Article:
Gerth: And then what other kind of activities of your learning activities have you been seeing created by the faculty?

Phillips: Well, one thing that I can see is the faculty jumping in with both feet and really buying into this idea of talking about it in their classes. I do not visit the actual classrooms. I know this because we ask the students at the end of each semester, was this discussed in your classes, and did it help you integrate the knowledge across different classes? And the answer is yes. I mean, and what was very heartening to me is some students absolutely disagreed with how their professor was portraying the role of the corporation. But that's okay because then another professor in another class did it a different way. And so again, the idea is not to say there's only one answer to this question. It's to say to the students, "We're going to try to help you figure it out on your own."

Gerth: Now, this year's theme is Limitations of Technology? Friction vs. Leverage. What kind of discussions do you hope to get initiated because of this theme?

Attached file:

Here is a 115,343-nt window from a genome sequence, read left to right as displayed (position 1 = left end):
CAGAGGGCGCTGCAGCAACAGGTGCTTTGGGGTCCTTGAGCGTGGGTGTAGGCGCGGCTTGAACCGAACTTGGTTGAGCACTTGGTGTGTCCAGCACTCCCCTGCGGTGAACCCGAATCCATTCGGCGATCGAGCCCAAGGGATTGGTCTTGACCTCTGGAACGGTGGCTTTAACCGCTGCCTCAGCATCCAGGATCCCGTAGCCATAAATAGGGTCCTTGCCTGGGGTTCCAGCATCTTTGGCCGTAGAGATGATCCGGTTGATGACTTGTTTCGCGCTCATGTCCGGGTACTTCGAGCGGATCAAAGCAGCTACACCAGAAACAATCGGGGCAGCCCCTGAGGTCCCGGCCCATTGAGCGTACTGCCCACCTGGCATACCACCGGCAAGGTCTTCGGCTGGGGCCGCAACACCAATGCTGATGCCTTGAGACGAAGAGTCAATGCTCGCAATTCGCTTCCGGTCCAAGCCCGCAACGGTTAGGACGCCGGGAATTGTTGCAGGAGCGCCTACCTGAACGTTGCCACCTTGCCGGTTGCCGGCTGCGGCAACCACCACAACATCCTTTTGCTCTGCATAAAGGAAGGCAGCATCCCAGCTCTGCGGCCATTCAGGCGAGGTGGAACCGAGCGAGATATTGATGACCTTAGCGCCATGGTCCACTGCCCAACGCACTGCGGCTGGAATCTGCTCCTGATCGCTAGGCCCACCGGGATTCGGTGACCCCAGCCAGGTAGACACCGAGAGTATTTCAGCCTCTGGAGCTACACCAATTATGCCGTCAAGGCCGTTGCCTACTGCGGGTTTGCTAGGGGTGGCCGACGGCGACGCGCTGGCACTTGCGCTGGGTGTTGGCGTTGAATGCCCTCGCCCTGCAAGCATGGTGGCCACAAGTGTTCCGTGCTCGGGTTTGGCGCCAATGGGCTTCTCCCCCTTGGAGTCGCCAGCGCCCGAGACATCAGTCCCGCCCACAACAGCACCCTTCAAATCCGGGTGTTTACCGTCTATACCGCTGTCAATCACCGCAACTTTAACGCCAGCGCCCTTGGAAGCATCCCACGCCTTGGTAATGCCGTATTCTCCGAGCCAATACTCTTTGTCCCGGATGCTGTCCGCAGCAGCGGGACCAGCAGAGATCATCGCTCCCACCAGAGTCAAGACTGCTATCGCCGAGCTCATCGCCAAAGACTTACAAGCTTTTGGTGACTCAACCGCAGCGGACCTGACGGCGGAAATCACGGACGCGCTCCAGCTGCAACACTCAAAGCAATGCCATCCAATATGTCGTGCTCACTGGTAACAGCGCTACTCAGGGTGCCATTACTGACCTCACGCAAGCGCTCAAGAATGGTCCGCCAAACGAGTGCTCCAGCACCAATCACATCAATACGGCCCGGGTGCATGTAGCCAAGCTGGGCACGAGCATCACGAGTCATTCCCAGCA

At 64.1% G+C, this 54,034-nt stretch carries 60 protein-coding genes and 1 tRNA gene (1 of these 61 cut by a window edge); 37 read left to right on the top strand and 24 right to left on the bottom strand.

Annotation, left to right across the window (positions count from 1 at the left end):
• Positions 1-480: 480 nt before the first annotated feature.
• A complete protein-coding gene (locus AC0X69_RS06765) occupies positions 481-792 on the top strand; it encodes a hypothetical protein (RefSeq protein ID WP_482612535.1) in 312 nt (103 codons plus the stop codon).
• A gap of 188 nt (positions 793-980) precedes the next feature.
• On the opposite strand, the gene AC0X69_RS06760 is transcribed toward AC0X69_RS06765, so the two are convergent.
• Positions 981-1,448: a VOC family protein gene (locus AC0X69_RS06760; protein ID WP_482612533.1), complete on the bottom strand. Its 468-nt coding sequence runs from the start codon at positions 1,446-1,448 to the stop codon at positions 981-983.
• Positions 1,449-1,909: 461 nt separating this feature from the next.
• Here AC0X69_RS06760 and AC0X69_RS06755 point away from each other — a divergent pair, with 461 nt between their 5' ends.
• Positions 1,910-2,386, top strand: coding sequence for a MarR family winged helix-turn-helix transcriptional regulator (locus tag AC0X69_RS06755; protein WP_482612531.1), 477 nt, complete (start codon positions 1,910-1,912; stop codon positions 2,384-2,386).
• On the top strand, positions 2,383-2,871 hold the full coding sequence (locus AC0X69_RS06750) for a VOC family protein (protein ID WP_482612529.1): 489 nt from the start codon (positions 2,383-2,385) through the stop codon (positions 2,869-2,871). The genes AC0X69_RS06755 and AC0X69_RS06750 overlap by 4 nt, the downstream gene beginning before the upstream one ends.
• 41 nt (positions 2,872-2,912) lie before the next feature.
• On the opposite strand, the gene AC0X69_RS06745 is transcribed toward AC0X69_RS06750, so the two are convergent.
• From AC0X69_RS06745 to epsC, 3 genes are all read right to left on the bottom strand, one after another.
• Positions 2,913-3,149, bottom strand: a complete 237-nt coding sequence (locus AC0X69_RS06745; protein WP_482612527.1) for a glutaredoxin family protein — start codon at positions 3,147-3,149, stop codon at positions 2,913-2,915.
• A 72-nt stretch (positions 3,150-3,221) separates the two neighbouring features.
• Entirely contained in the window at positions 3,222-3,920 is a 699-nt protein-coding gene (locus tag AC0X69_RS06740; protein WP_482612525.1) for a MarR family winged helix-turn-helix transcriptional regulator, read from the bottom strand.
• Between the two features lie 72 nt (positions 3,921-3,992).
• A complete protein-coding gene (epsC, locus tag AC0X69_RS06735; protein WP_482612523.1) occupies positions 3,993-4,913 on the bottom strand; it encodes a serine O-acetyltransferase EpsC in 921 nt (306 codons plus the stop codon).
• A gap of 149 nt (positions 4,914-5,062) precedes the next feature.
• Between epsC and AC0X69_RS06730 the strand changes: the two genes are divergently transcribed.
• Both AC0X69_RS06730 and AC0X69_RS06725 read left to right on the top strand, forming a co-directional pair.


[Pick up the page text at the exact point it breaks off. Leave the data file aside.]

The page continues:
Phillips: Well, here at Lehigh Business, we pride ourselves at standing at the intersection of business and technology. We are very much committed to the idea of integrating technology into our business education. But we have to ask the question, is technology always good? Maybe sometimes it's not good. There are so many examples that we can bring up from the recent past and even today where technology actually is harming to society. For example, I learned that these large server farms are very, very bad for the environment. I did not know that. So, when we make the decision, as we have at Lehigh Business, to put all of our teaching applications up in the cloud, because we are a BYOD, bring your own device, environment, which means that everything has to have cloud storage. Well, the cloud has to be somewhere, and it's on a server farm. So, does our adoption of these cloud-based technologies come at zero cost? No. There is a cost. So, it's those types of things that I hope that our students and faculty will be talking about this year.